InfoSec mentality and software.”

Now, Valle noted that security leaders have changed their
tune: firewall purchases are becoming less critical, and
more and more companies are dabbling in AWS, Azure, and
Google Cloud to keep their organizations secure.

Full eBook here:

What Does 2019 Have In Store for Cybersecurity: A CISO’s Perspective

In January 2019, I had the honor of joining industry colleagues in an open webcast discussion on Cybersecurity predictions for 2019. Vito SardanopoliGary Hayslip, CISSPScott King

With the ever-changing threat environment and increasing prevalence of data breaches, today’s CISOs face a daunting task of securing their organization from a variety of threats. But, with so many priorities and a finite budget, it can sometimes feel like an impossible task to decide where to focus. So, what does 2019 have in store for cybersecurity and what are CISOs’ top priorities?

Join Rapid7 and our panel of expert CISOs for our 2019 predictions. Some of the topics our panel will cover include:

1. What are the top cybersecurity predictions for 2019?
2. How will CISOs’ priorities change in 2019? What will become new areas of focus and what will decrease in priority?
3. How will CISO’s investments change in 2019? What areas of cybersecurity do they see receiving more funding?
4. Actionable insights for how to improve your organization’s cybersecurity strategy in 2019

Webcast here:

Reflection after Twenty Two Years

This month marks the completion of my twenty-second professional year in the technology industry. From days of system/network/IT work, in the worlds of AS400, UNIX, Novell, Windows NT, and Domino; moving into software development in Notes, Java, web; and into the human facing roles of technical professional services / consulting / training. All that before I dove head first into Information Security 12 years ago & never looked back.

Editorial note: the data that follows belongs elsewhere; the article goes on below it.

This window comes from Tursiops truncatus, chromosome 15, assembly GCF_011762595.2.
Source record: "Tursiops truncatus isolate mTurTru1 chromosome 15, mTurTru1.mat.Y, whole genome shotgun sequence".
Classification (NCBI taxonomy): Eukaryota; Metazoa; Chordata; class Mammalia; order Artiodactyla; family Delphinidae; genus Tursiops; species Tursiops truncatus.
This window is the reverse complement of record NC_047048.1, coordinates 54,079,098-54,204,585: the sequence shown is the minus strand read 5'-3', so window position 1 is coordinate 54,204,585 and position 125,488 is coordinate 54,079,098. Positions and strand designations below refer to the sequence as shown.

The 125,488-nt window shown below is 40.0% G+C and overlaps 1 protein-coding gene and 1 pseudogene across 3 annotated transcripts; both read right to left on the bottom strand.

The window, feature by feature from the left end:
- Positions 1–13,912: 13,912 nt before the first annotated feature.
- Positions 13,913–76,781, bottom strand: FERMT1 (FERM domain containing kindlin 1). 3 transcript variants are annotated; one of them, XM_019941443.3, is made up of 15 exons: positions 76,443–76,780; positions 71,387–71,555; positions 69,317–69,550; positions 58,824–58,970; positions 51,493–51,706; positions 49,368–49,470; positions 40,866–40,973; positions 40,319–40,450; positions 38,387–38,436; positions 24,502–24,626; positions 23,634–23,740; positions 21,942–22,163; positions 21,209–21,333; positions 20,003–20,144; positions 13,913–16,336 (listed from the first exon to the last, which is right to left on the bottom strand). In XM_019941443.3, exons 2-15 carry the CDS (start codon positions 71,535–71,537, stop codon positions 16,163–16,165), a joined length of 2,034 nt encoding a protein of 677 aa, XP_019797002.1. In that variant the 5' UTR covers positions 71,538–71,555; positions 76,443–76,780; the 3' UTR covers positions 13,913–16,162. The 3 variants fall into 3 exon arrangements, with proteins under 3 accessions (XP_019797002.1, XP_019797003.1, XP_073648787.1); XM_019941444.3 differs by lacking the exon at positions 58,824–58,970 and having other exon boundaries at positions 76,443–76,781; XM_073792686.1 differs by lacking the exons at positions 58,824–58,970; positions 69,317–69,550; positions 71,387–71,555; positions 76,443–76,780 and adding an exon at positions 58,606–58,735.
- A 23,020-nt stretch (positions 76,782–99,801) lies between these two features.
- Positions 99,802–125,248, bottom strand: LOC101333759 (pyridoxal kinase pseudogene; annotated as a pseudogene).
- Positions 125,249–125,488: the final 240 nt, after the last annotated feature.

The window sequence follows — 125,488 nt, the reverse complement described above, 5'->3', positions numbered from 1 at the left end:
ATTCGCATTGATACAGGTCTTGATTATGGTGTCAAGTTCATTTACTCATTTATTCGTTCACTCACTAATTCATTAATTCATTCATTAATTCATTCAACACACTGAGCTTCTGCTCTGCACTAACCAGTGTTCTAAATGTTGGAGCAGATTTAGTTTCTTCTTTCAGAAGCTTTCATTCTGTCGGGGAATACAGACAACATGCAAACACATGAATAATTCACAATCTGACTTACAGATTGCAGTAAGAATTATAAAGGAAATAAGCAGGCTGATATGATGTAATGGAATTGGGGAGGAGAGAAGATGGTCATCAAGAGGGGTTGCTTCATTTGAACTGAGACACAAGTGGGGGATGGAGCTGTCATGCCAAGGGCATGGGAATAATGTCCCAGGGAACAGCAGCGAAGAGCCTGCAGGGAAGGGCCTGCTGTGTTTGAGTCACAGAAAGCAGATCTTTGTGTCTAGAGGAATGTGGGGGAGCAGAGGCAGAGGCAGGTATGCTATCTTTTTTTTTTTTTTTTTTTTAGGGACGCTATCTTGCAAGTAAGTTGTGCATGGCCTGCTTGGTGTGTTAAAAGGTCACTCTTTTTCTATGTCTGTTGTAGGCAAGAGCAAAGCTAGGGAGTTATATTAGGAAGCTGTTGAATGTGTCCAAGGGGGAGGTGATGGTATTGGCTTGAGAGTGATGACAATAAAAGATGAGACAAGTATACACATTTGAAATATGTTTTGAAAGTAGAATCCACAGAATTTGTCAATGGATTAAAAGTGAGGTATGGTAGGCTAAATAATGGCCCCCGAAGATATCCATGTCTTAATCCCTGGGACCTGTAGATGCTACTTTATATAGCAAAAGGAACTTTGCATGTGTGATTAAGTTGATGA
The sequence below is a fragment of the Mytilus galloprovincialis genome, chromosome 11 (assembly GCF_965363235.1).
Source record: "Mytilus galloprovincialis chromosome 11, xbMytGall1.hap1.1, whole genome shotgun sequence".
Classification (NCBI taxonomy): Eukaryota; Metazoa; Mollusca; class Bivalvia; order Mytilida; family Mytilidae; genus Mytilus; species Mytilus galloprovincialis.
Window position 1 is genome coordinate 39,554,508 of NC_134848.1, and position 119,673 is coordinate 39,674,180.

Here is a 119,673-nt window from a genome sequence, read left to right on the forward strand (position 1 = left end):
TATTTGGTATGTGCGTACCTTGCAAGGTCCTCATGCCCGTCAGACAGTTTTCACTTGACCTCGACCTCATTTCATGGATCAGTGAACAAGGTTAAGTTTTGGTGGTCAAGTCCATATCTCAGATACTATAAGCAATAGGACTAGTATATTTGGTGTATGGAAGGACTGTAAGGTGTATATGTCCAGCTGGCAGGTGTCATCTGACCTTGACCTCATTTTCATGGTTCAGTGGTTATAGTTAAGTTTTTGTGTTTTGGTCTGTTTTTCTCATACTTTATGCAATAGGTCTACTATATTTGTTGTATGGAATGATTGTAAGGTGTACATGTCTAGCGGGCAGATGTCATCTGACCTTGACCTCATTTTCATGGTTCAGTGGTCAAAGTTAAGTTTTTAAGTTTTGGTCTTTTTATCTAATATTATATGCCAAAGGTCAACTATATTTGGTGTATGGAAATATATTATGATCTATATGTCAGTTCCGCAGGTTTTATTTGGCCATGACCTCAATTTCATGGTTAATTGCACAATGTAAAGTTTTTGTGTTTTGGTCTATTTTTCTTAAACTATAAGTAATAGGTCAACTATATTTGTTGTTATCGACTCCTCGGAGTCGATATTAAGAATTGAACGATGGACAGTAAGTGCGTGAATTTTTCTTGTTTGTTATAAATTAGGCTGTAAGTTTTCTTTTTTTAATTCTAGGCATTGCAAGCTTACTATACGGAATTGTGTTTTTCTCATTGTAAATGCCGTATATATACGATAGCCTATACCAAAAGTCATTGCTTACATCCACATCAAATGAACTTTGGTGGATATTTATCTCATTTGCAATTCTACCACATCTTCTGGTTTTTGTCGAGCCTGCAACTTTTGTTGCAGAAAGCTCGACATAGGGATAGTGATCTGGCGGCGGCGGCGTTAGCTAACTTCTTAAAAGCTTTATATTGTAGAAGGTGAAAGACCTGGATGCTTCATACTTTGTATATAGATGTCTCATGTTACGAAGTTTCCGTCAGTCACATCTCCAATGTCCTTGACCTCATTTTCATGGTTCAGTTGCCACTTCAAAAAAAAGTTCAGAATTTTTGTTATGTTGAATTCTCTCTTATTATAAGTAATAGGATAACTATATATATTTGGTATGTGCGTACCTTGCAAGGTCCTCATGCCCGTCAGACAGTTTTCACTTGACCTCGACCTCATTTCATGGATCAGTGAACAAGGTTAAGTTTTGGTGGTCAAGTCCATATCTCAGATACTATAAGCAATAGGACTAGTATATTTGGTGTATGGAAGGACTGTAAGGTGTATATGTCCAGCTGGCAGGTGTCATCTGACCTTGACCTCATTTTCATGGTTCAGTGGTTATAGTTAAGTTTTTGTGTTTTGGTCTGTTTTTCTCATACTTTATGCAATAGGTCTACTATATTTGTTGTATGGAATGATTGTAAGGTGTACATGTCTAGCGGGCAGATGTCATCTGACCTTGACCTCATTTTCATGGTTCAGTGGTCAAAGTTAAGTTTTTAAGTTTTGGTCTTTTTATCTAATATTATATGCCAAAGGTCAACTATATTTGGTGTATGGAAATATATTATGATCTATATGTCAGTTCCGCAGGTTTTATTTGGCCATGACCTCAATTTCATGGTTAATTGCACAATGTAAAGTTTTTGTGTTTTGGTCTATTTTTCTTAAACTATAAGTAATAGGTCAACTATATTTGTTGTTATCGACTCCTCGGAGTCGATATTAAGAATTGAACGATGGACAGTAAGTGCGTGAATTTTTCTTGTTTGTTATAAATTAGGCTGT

Now, entering year 23, I look back on a career that was never a predetermined path. A kid with little direction, poor grades, initially flunked out of college, introverted & self-conscious; really only good at delivering newspapers, playing the drums, and finding ways to edit/break software on Atari floppy disks. I am fortunate for where my career has taken me, & thankful to the people I’ve met along the way; many who have helped guide me in a path of positivity & prosperity, where several alternative paths would have been easier to take.

I have ideas where the future will take me, but I’ll have to continue on this ride to see where it goes from here.

Thanks to family, friends & colleagues along the way, who have either joined me on this ride, hopped on for a stop or two, or just pointed in a direction that looked interesting enough to explore.

Facing the Future: Rapid7’s 2019 Security Predictions

A bunch of industry friends and colleagues were asked to provide security predictions for 2019. Here’s what we each had to say:

Excerpt from Rapid7 Blog:

Happy New Year! Whether you’re feeling rattled or relieved to leave 2018 in the rearview mirror, now is your moment to take one deep (and deserved!) breath before launching into 2019. Though the flip of your desk calendar might not exactly result in a discernible change in your day-to-day, the fact is that each new year brings with it shifting opportunities, challenges, trends, and areas of focus.